Paper Session 25
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The Use and Misuse of Counterfactuals in Ethical Machine Learning
The use of counterfactuals for considerations of algorithmic fairness and explainability is gaining prominence within the machine learning community and industry. This paper argues for more caution with the use of counterfactuals when the facts to be considered are social categories such as race or gender. We review a broad body of papers from philosophy and social sciences on social ontology and the semantics of counterfactuals, and we conclude that the counterfactual approach in machine learning fairness and social explainability can require an incoherent theory of what social categories are. Our findings suggest that most often the social categories may not admit counterfactual manipulation, and hence may not appropriately satisfy the demands for evaluating the truth or falsity of ounterfactuals. This is important because the widespread use of counterfactuals in machine learning can lead to misleading results when applied in high-stakes domains. Accordingly, we argue that even though counterfactuals play an essential part in some causal inferences, their use for questions of algorithmic fairness and social explanations can create more problems than they resolve. Our positive result is a set of tenets about using counterfactuals for fairness and explanations in machine learning.
Fairness in Risk Assessment Instruments: Post-Processing to Achieve Counterfactual Equalized Odds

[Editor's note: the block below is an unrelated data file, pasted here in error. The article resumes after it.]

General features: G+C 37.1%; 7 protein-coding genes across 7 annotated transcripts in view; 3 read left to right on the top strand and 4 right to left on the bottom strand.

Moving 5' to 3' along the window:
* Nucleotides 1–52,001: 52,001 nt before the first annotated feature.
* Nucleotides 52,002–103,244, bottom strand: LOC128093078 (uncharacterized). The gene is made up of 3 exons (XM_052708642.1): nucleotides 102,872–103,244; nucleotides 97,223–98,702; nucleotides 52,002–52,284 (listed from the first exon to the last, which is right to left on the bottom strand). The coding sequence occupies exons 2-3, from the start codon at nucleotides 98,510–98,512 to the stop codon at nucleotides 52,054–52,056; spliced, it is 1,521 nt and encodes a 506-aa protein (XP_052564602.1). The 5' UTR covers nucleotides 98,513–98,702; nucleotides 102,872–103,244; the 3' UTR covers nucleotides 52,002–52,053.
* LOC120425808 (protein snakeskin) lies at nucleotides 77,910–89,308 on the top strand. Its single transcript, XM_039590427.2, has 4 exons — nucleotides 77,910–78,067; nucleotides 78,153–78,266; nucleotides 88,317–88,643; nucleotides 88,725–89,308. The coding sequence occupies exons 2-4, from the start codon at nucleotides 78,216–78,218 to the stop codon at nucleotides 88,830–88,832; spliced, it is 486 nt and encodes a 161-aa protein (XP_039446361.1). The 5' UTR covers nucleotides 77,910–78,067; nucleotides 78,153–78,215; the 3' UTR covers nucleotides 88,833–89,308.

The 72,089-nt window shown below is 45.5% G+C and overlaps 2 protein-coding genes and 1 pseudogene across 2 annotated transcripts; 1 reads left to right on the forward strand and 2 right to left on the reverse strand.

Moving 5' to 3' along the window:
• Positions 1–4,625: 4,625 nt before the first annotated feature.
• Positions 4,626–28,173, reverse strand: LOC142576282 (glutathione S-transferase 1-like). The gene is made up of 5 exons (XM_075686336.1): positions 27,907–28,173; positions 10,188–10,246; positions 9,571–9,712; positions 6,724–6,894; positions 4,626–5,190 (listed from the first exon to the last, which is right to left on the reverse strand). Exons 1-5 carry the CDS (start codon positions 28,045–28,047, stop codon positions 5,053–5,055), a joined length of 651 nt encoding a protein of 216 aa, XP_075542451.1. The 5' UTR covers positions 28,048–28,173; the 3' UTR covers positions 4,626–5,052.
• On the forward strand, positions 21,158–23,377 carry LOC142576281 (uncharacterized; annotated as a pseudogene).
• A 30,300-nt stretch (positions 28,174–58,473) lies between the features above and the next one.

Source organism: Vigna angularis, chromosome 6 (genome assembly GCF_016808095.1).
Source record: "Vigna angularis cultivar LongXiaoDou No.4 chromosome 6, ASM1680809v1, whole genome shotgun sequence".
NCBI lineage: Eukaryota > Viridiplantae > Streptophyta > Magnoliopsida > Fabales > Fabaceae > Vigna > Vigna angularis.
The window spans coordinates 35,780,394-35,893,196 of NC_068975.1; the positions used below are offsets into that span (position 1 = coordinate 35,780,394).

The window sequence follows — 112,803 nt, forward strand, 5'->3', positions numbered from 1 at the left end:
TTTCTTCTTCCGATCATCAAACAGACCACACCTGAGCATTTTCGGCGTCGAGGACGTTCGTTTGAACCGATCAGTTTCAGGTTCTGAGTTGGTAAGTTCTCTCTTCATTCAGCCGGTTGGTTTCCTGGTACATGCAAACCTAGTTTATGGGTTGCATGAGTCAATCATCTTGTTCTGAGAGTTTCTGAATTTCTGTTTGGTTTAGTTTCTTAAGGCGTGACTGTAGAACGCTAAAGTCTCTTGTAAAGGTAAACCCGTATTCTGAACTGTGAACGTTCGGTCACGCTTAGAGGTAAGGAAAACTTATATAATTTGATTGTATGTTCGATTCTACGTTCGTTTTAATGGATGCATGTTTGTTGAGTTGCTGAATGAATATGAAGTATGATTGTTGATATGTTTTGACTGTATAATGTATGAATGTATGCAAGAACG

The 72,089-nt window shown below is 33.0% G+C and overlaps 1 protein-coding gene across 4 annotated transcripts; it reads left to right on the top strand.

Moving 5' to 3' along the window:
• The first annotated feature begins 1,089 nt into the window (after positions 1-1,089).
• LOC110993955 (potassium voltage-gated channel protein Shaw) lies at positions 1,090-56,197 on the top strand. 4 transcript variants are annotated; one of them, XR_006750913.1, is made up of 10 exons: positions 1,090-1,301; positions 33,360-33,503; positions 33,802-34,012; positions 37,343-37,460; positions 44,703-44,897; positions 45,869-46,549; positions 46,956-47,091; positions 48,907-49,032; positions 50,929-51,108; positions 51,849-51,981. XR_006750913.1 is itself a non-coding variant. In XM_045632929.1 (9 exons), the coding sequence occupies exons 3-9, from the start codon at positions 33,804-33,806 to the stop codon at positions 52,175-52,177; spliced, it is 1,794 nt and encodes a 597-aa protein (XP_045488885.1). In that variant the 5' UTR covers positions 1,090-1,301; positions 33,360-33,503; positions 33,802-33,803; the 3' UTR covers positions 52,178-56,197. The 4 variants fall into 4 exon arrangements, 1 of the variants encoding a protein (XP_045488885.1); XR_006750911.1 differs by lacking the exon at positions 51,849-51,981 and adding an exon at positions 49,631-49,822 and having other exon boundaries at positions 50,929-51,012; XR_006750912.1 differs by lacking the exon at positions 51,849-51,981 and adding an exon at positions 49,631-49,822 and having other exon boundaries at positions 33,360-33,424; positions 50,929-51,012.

In domains such as criminal justice, medicine, and social welfare, decision makers increasingly have access to algorithmic Risk Assessment Instruments (RAIs). RAIs estimate the risk of an adverse oUCTome such as recidivism or child neglect, potentially informing high-stakes decisions such as whether to release a defendant on bail or initiate a child welfare investigation. It is important to ensure that RAIs are fair, so that the benefits and harms of such decisions are equitably distributed. The most widely used algorithmic fairness criteria are formulated with respect to observable oUCTomes, such as whether a person actually recidivates, but these criteria are misleading when applied to RAIs. Since RAIs are intended to inform interventions that can reduce risk, the prediction itself affects the downstream oUCTome. Recent work has argued that fairness criteria for RAIs should instead utilize potential oUCTomes, i.e. the oUCTomes that would occur in the absence of an appropriate intervention. However, no methods currently exist to satisfy such fairness criteria. In this paper, we target one such criterion, counterfactual equalized odds. We develop a post-processed predictor that is estimated via doubly robust estimators, extending and adapting previous post-processing approaches to the counterfactual setting. We also provide doubly robust estimators of the risk and fairness properties of arbitrary fixed post-processed predictors. Our predictor converges to an optimal fair predictor at fast rates. We illustrate properties of our method and show that it performs well on both simulated and real data.